Picture of the ranch where she works Daily writing tip box. Our author insists on an elaborate, decorative landing page.
She loves her ranch and believes other writers will love it, too, so she wants a large photo of it. We have to decide how to prioritize these elements. These three parts embody her service.
We want to present a famous author d Alembert in binary options can help other writers. However, we can move the unnecessary components to other pages using link buttons: Daily writing tips Contact Information Picture of ranch. We can show the ranch with her contact information, and we can perhaps design a daily writing tip as a pop-up.
However, she wants her ranch to feature on the landing page. So, we remove everything that would have got in the way. Our author friend is an enthusiastic person, but her enthusiasm gets the better of her. Why should they want her to write for them? Our author-ghostwriter has noticed the high number of hits her site is getting. The proof is in the number of page views — users have found it easy to navigate.
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Instead of shutting off on the landing page after squinting in confusion, many the simplest option on to learn more. With this in mind, we can pat ourselves on the back for having done it for her. We: Asked how many elements the landing page needed, including choices or decisions our friend wanted users to make. We linked this elsewhere.
- Every time.
- Occam’s Razor: The simplest solution is always the best | Interaction Design Foundation (IxDF)
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Asked what she wanted her users to do the most. She wanted people contacting her for help writing books. So, we highlighted the contact box, but we added one that took users to another page, where they could read all about her services first. Her initial concept was confusing.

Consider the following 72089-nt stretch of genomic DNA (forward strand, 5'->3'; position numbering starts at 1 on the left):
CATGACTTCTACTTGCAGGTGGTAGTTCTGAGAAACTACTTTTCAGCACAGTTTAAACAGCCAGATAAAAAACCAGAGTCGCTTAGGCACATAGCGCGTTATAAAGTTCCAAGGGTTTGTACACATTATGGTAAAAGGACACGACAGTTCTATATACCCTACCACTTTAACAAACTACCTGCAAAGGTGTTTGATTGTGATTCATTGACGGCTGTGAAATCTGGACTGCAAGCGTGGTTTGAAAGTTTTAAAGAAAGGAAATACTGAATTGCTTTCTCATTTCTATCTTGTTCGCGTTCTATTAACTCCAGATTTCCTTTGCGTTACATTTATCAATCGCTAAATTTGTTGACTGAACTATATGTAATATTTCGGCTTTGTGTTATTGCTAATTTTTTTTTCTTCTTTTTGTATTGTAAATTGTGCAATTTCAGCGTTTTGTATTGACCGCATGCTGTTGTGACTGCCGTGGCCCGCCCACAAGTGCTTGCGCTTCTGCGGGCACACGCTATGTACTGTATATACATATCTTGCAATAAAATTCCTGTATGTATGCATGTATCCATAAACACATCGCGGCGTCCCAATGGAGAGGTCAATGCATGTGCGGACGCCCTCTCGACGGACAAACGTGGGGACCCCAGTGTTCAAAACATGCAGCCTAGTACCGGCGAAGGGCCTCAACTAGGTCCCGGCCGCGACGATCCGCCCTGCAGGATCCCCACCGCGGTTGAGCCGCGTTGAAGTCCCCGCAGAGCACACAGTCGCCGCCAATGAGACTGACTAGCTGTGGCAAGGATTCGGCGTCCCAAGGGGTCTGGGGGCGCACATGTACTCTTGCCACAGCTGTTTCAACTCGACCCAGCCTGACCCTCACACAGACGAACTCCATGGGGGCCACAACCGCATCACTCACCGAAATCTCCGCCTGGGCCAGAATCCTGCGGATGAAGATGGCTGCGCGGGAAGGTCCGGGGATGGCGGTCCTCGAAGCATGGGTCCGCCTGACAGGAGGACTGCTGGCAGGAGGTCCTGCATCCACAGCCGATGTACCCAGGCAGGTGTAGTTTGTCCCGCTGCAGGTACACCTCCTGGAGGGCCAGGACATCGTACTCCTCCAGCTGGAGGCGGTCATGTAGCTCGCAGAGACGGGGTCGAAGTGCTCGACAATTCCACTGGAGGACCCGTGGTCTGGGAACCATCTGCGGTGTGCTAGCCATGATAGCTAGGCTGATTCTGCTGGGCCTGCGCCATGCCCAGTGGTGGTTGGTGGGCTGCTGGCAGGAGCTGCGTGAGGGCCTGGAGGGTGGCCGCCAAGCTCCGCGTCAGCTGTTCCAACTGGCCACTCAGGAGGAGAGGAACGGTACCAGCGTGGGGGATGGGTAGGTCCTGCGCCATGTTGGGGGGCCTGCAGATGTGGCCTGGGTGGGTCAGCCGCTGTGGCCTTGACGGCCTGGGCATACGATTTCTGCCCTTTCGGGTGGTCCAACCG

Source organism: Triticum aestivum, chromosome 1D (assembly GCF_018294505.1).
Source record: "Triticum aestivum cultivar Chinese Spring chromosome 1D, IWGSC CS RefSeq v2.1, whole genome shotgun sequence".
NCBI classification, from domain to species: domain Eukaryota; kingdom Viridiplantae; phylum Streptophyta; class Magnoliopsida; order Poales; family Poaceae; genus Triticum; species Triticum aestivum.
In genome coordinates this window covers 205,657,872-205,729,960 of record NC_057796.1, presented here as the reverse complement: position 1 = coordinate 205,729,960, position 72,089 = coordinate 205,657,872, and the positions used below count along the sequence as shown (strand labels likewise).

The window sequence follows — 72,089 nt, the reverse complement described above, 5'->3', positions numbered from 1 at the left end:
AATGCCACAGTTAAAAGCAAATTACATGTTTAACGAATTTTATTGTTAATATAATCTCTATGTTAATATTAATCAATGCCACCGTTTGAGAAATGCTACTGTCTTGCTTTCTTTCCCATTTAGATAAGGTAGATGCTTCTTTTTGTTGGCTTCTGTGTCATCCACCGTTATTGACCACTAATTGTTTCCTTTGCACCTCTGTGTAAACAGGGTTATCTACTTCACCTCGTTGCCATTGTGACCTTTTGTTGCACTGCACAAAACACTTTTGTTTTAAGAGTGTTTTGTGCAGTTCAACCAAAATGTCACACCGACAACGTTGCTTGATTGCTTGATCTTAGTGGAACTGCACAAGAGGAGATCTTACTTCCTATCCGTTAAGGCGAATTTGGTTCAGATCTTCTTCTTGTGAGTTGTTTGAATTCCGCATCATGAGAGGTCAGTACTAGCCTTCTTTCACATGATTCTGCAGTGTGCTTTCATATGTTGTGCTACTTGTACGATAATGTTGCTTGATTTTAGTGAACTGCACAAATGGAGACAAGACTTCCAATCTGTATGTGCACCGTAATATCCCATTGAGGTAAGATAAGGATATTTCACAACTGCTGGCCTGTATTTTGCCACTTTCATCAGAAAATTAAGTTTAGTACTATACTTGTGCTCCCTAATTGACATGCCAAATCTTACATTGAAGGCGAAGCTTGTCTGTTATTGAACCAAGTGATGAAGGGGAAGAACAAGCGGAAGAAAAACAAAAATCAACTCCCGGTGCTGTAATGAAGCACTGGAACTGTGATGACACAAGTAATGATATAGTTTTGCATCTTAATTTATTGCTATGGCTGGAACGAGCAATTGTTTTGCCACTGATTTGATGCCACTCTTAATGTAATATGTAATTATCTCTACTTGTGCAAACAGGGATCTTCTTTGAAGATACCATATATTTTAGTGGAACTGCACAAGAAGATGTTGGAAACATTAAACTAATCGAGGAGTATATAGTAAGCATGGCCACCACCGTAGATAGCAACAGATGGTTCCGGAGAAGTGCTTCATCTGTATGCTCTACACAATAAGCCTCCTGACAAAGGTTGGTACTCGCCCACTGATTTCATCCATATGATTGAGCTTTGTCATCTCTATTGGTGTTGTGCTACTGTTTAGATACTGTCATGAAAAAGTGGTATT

We imagined approaching the design as ordinary people. Our friend wants to help other writers; well, if an 88 year-old author is looking for someone to clean up his manuscript, he might have had trouble with her design.
Occam’s Razor: The simplest solution is always the best
In summary, we translated what the writer wanted into a website that was easy to understand and use for the target users. The Internet is saturated with intricate and exquisitely complex designs. Keeping Accessibility in Mind Keeping our designs simple means that the websites we build are accessible. Creating a simple layout, with carefully placed images remember the Rule of Thirds?
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The simplest option terms and licence: Fair Use What gets them navigating to the call for action, such as the shopping cart depends on how you guide them. Did you: Shave off the unnecessary bits? Tone down anything loud or distracting?
Use plain language? Would my 80 year-old neighbor understand what the website is about?
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Would my grandmother be able to buy what I offer through my site and feel good? It has many applications, running from detective work to deductive reasoning about the cosmos. We UX designers find that it empowers us to aim past the tendency to over-think the simplest option designs. Think of Apple.
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His iPad and iPhone, for example, are the proof: one button on the front of a seamless, self-contained device.